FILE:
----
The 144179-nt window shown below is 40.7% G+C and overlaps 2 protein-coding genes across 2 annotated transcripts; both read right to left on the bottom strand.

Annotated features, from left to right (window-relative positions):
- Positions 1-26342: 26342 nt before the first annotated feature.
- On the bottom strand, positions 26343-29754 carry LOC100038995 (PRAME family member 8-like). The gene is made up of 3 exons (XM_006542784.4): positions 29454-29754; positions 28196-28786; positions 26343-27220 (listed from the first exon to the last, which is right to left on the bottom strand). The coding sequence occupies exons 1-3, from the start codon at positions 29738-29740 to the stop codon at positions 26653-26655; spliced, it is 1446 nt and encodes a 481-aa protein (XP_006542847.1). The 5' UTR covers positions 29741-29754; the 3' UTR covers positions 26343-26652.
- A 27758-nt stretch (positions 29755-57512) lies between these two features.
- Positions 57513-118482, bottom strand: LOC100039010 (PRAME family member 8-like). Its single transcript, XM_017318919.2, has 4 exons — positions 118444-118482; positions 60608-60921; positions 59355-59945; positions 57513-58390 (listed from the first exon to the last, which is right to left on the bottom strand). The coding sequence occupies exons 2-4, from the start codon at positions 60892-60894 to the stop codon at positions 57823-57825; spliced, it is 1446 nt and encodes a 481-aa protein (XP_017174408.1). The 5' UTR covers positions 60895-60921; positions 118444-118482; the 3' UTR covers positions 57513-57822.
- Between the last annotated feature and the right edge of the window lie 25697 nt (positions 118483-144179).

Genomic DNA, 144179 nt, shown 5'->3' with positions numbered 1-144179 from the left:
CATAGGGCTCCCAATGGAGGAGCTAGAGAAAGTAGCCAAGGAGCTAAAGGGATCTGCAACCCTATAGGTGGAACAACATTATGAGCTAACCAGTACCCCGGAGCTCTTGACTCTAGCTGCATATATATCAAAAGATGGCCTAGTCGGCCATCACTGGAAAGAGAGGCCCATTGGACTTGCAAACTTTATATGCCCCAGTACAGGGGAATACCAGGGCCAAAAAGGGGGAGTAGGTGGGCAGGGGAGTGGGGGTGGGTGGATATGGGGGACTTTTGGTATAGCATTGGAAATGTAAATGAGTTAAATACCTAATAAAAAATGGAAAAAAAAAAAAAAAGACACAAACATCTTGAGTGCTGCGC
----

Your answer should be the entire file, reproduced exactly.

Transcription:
The 144179-nt window shown below is 40.7% G+C and overlaps 2 protein-coding genes across 2 annotated transcripts; both read right to left on the bottom strand.

Annotated features, from left to right (window-relative positions):
- Positions 1-26342: 26342 nt before the first annotated feature.
- On the bottom strand, positions 26343-29754 carry LOC100038995 (PRAME family member 8-like). The gene is made up of 3 exons (XM_006542784.4): positions 29454-29754; positions 28196-28786; positions 26343-27220 (listed from the first exon to the last, which is right to left on the bottom strand). The coding sequence occupies exons 1-3, from the start codon at positions 29738-29740 to the stop codon at positions 26653-26655; spliced, it is 1446 nt and encodes a 481-aa protein (XP_006542847.1). The 5' UTR covers positions 29741-29754; the 3' UTR covers positions 26343-26652.
- A 27758-nt stretch (positions 29755-57512) lies between these two features.
- Positions 57513-118482, bottom strand: LOC100039010 (PRAME family member 8-like). Its single transcript, XM_017318919.2, has 4 exons — positions 118444-118482; positions 60608-60921; positions 59355-59945; positions 57513-58390 (listed from the first exon to the last, which is right to left on the bottom strand). The coding sequence occupies exons 2-4, from the start codon at positions 60892-60894 to the stop codon at positions 57823-57825; spliced, it is 1446 nt and encodes a 481-aa protein (XP_017174408.1). The 5' UTR covers positions 60895-60921; positions 118444-118482; the 3' UTR covers positions 57513-57822.
- Between the last annotated feature and the right edge of the window lie 25697 nt (positions 118483-144179).

Genomic DNA, 144179 nt, shown 5'->3' with positions numbered 1-144179 from the left:
CATAGGGCTCCCAATGGAGGAGCTAGAGAAAGTAGCCAAGGAGCTAAAGGGATCTGCAACCCTATAGGTGGAACAACATTATGAGCTAACCAGTACCCCGGAGCTCTTGACTCTAGCTGCATATATATCAAAAGATGGCCTAGTCGGCCATCACTGGAAAGAGAGGCCCATTGGACTTGCAAACTTTATATGCCCCAGTACAGGGGAATACCAGGGCCAAAAAGGGGGAGTAGGTGGGCAGGGGAGTGGGGGTGGGTGGATATGGGGGACTTTTGGTATAGCATTGGAAATGTAAATGAGTTAAATACCTAATAAAAAATGGAAAAAAAAAAAAAAAGACACAAACATCTTGAGTGCTGCGC